How CRE Is Assessing Salaries During COVID-19
Building Careers President Carly Glova said companies seeking executives or leadership positions have been much more willing to get creative with compensation structure, allowing candidates to get larger pieces of deals. Historically limited to C-suite positions, more performance-based compensation, such as giving restricted shares, has filtered down to vice presidents and others to entice them to make a move. These shifts come after decades where compensation structures had slowly been shifting toward a great reliance on annual salaries; between 2005 and 2020, CREW found that base salaries for men and women in CRE have increased, while commissions and profit-sharing have decreased by roughly the same amount.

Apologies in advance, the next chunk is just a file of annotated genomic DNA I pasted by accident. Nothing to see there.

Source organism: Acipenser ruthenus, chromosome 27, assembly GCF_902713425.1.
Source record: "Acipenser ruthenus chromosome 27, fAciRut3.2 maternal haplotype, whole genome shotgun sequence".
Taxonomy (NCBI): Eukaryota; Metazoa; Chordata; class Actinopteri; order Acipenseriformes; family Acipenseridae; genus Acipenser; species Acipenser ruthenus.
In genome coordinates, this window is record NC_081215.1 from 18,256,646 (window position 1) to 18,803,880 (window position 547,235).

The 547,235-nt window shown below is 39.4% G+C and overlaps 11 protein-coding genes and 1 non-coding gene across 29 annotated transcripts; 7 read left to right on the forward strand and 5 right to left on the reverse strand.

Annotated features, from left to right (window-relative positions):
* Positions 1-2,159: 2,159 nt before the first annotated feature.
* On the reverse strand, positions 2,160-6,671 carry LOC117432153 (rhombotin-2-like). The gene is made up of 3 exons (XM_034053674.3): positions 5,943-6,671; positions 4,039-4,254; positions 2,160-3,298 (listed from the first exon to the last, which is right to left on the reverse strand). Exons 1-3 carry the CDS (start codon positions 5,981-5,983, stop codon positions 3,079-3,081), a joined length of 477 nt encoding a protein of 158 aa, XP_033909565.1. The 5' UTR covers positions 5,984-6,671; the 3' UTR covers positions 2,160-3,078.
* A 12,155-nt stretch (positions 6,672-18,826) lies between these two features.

What should commercial real estate brokers and execs think about as the uncertain COVID situation continues to evolve and impact the search for top talent? A Deloitte research paper suggests that firms take this moment to broaden their talent searches and modernize technology to attract younger workers: For every Gen Z hire, CRE companies recruited three baby boomers.
Glova has seen surging demand for anybody with life sciences experience, and comp packages are market-agnostic, meaning those with experience in established markets such as San Francisco and the Bay Area can look at relocating to rising markets like Denver and enjoy a big cost-of-living benefit.
“There’s still a small pool of companies doing this, and folks with this kind of specialty are few and far between,” she said.